1. Terrapinzflyer
    7 Nabbed in Massive Suffolk “Special K” Ring
    DA: Drug ring earned more than $1 million per month selling $40 vials of Ketamine

    Suffolk prosecutors announced Tuesday the arrests of seven people on charges they sold Ketamine, an animal tranquilizer, as part of a drug trafficking ring with international ties that is believed to have made up to $1 million per month.

    Among those rounded up were 33-year-old James Parrino of Holbrook and 36-year-old John DiPaola of Ronkonkoma, who were each charged with operating as a major trafficker under the new “Drug Kingpin” statute. The law was enacted last year to create harsher penalties for alleged big-time drug dealers who are accused of making $75,000 or more in annual sales. Both suspects were denied bail and remanded to Suffolk County jail.

    “This particular ring was a very sophisticated ring,” Suffolk County District Attorney Tom Spota said at a news conference where investigators displayed two shotguns, a berretta, more than a kilo of powdered Ketamine and $350,000 cash that was seized.

    “Some of the more experienced undercover officers were saying that this was one of the best rings they’ve investigated in a long time,” Spota said.

    The 18-month investigation was a joint effort between Suffolk police and prosecutors as well as the federal Drug Enforcement Agency. The ring was found to be distributing watered-down $4,000 kilograms of Ketamine, commonly known as “Special-K,” and selling five-milliliter bottles at $40 each, resulting in $400,000 worth of street sales, Spota said. The ringleaders were alleged to have imported the drug first from Pakistan, then China—eventually moving three kilos per month.

    “Thankfully they kept great books and records which we are analyzing right now for other people who may be involved as well as additional moneys that can be seized,” Spota said.

    The drugs would arrive in the United States at various addresses they were using and would be repackaged in vials that were purchased at a legitimate medical supply company in Pennsylvania. Experts say the drug is snorted, injected or mixed in a liquid and consumed for its hallucinogenic properties that can cause memory loss.

    Prosecutors say it is popular in dance clubs, but also used by body builders. Except for licensed veterinarians, the use and possession of Ketamine, a controlled substance, is illegal.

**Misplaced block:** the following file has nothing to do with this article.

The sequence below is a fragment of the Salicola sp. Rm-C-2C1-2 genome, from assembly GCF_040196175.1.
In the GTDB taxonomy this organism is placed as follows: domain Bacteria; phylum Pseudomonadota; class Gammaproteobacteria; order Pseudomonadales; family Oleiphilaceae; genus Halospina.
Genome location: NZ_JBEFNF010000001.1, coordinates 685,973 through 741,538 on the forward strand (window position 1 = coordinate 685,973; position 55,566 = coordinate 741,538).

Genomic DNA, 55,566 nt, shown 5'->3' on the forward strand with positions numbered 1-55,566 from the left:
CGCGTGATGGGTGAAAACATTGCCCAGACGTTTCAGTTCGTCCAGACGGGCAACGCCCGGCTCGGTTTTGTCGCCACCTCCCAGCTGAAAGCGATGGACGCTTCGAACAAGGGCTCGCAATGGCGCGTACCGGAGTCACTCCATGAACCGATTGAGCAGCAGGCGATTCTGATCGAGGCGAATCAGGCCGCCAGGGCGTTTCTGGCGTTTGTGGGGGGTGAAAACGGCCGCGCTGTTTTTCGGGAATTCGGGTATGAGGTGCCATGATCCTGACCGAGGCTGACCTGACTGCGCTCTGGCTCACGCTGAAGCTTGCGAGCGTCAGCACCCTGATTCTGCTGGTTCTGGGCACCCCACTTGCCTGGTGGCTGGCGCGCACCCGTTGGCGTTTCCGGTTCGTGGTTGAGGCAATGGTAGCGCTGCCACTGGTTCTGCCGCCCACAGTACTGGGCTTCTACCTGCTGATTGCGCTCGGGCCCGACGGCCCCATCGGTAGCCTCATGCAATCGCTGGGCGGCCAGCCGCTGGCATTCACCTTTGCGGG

“Very often its criminal use, as it was in this case, is as a club drug, but it is also abused by weightlifters who believe it aids in their muscle recovery after strenuous exercise,” Spota said. The district attorney said they sold the drug primarily to nightclubs in Suffolk but they don’t know which nightclubs the group found customers.

    Parrino had been previously arrested on drug charges and was cooperating with investigators, but he told them that he went right back into the drug business after he was released on parole in 2006, Spota said.

    Arrested and charged with conspiracy for their roles in the Special K ring were 33-year-old Dino Allocati of Queens and Joseph Schiliro, 30, of East Meadow. Allocati’s bail was set at $1 million cash or $2 million bond. Schiliro’s bail was set at $5,000 dollars cash.

    Carl Vricella, 39, of Ronkonkoma was charged with criminal diversion of a prescription and criminal possession of cocaine. His bail was set at $10,000 cash or $20,000 bond.

    Damien Novello, 32, of Bay Shore, was charged with criminal possession of a weapon when investigators found a loaded .22 Beretta handgun in his possession, as well as criminal possession of a controlled substance for a bottle of Ketamine detectives found in his hooded sweatshirt during a search of his home.

    Melissa DiPaola, 26, of Ronkonkoma, Dipaola’s sister, was also charged with criminal possession of cocaine

    Both Melissa Dipaola and Novello were issued desk appearance tickets.
    John Dipaolo was also charged with menacing a police officer for allegedly threatening an investigator during a search warrant at his house.

    “These people lived a very charmed life,” Spota said. “They drove fancy cars, they traveled abroad, they partied like there was no tomorrow. I can tell you this, this investigation will end their very charmed lifestyle.”

    By Rashed Mian
    Written by Long Island Press on Jan 27th, 2010



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